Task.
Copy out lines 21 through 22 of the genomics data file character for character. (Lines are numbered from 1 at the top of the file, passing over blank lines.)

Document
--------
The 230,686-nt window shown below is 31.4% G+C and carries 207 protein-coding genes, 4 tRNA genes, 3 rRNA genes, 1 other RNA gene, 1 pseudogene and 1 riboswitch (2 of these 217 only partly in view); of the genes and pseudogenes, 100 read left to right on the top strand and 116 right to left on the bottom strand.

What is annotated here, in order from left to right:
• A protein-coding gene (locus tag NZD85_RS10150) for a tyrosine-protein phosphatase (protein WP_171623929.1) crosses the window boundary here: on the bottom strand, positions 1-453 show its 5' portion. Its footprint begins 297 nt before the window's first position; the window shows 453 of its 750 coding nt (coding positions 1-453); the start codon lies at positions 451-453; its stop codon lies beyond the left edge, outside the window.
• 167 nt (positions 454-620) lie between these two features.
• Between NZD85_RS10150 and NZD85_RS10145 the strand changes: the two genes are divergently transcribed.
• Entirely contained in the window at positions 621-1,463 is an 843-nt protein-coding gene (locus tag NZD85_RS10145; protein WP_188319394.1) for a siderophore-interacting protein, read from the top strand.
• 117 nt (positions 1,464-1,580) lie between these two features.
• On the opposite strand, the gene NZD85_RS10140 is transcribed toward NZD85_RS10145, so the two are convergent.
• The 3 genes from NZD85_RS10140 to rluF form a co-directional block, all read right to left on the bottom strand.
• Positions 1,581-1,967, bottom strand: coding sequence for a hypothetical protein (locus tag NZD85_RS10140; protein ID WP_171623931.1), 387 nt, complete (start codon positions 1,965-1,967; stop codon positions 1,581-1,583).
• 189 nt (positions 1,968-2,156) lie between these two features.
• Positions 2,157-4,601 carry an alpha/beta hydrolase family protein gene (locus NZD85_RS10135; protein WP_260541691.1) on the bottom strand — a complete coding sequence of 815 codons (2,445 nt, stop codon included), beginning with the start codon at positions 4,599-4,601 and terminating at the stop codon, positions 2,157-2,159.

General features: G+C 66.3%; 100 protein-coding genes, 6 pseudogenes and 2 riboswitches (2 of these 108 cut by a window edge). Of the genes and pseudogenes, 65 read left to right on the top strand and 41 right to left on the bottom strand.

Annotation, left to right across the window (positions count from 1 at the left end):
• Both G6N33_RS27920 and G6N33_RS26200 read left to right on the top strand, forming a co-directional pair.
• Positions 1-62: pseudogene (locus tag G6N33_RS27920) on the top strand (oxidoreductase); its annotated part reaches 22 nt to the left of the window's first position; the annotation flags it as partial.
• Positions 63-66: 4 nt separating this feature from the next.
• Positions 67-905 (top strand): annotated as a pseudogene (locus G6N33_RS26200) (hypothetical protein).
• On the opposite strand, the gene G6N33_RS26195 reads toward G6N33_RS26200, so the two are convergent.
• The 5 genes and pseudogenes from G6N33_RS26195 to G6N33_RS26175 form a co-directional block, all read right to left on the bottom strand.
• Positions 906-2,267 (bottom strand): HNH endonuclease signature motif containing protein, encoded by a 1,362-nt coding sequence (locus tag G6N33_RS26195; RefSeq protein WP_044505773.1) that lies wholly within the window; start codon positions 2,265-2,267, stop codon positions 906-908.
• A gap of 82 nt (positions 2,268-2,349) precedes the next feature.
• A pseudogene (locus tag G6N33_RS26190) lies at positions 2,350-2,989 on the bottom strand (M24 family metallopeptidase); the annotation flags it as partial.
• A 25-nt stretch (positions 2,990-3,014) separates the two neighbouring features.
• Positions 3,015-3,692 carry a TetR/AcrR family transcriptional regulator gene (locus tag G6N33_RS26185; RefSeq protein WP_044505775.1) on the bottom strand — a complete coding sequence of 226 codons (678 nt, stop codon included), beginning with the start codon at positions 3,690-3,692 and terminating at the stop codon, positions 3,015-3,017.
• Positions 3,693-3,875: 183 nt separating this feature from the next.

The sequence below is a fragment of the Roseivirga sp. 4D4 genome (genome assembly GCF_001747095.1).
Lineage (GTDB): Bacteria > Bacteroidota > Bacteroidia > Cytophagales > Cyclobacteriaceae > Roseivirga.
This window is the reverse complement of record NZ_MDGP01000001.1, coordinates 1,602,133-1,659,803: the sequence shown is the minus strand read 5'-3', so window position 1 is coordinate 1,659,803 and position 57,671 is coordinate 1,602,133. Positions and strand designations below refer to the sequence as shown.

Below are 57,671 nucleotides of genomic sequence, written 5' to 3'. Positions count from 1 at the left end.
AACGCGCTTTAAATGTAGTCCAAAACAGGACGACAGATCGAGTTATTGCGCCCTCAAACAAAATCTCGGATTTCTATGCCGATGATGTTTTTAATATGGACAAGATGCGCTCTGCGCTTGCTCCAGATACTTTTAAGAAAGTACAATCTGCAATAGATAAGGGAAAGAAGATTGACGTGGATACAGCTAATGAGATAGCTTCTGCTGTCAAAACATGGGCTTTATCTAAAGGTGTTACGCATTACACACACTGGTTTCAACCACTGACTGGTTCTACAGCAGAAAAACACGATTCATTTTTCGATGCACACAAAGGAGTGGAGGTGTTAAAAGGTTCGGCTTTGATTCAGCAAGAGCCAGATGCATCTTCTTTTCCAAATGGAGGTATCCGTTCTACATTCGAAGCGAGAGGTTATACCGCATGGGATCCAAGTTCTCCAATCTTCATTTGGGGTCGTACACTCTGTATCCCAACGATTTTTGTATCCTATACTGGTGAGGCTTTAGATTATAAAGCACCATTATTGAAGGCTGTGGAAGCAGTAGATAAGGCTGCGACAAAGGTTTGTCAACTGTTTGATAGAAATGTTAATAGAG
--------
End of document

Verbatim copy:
• Positions 906-2,267 (bottom strand): HNH endonuclease signature motif containing protein, encoded by a 1,362-nt coding sequence (locus tag G6N33_RS26195; RefSeq protein WP_044505773.1) that lies wholly within the window; start codon positions 2,265-2,267, stop codon positions 906-908.
• A gap of 82 nt (positions 2,268-2,349) precedes the next feature.